Overcoming perfectionism: Three traps to avoid
When we think of being a perfectionist, it’s typically seen as a positive trait to have. However, studies have suggested the higher the level of perfectionism is, the more psychological issues a person will suffer.
Three common characteristics that perfectionists suffer from is the fear of failure, unrealistic standards and being too critical of themselves. Here’s a few ways you can overcome these behaviours and live a healthier, balanced lifestyle.
Fear of failure
Sometimes the fear of failure can feel so overwhelming for people suffering with perfectionism that they rather not try at all. This can then lead to missed out opportunities and stop you from moving forward and progressing in life.
Having a fear of failure could come from many different causes, for some it could come from having unsupportive or critical parents, it could come from childhood or traumatic experiences that made you feel afraid of failing.
To overcome this fear, you must first realise that failing can be even better than success. Failure should be embraced as a chance to learn from your mistakes. Try to start thinking about failure in a positive light, this can help to build your self-confidence and neutralise self-sabotage.
Many people that are highly successful today didn’t get there without failing at first. For example, Oprah Winfrey the famous American talk show host before becoming so successful was told on her first job in television that she was “unfit for television”. This set back did not stop her from pursuing her dreams, becoming the richest African American of the 20th century and ranked one of the most influential woman in the world.
Expecting too much from yourself by setting unrealistic or unattainable standards can damage your self-esteem and produce feelings of not being overall good enough. By focusing on putting yourself down and pointing out the imperfections, you can overlook your positives.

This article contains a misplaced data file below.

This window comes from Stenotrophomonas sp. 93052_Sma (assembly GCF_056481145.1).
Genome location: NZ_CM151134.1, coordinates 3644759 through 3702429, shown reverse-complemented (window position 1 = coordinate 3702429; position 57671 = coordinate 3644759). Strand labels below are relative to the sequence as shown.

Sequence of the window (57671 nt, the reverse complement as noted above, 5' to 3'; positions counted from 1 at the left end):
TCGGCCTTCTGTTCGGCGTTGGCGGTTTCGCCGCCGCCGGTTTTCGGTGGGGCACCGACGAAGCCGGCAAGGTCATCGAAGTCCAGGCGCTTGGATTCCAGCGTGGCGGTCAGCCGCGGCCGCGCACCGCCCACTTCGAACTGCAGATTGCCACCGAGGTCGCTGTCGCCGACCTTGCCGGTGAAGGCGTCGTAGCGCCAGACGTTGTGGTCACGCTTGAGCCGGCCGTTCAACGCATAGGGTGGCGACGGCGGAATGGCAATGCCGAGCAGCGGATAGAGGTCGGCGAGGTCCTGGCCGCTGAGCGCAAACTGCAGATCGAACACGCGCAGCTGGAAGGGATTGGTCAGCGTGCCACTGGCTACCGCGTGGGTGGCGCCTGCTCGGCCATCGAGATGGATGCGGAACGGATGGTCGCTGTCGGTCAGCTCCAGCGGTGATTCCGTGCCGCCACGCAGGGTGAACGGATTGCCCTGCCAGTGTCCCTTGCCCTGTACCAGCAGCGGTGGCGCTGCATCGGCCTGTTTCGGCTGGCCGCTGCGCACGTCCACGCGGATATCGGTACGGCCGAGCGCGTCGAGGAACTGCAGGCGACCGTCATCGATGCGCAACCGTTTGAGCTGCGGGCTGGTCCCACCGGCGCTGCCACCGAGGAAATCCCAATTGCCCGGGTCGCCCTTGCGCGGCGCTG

When dealing with perfectionism, you may experience an excessive amount of comparison to other people. By doing this we can become insecure, disconnected, jealous, competitive or even paranoid. Social media can cause us to compare ourselves against unrealistic images of how we should look or be living. If you find yourself doing this, remember that social media isn’t designed for showing our most authentic selves, so you might compare yourself to someone who looks like they have an amazing life but they could be struggling with their own battles beyond social media.
To overcome comparison and unrealistic standards, try embracing your own individuality and challenge any negative or criticising thoughts that tell you you’re not good enough.
Being too critical of yourself
We’re often self-critical without fully being aware that we are doing it, whether it’s criticising our appearance, blaming ourselves when bad things happen or avoiding expressing our own opinions for fear of saying something ‘stupid’.
Over criticising ourselves can stop up us from achieving our personal goals. Take famous French artist Claude Monet, who was such a perfectionist and so critical of himself he used to destroy his own paintings in a temper – including 15 paintings that were meant to open an exhibition. Monet’s over-critical mind meant that those 15 paintings are now lost to time when they may have been masterpieces for all we know.
Next time you have a negative or over critical thought, think about what you would say to a friend if they told you they were thinking these things. Think about how you would comfort and support them. Now, treat your own mind like a close friend, care for it and be kind.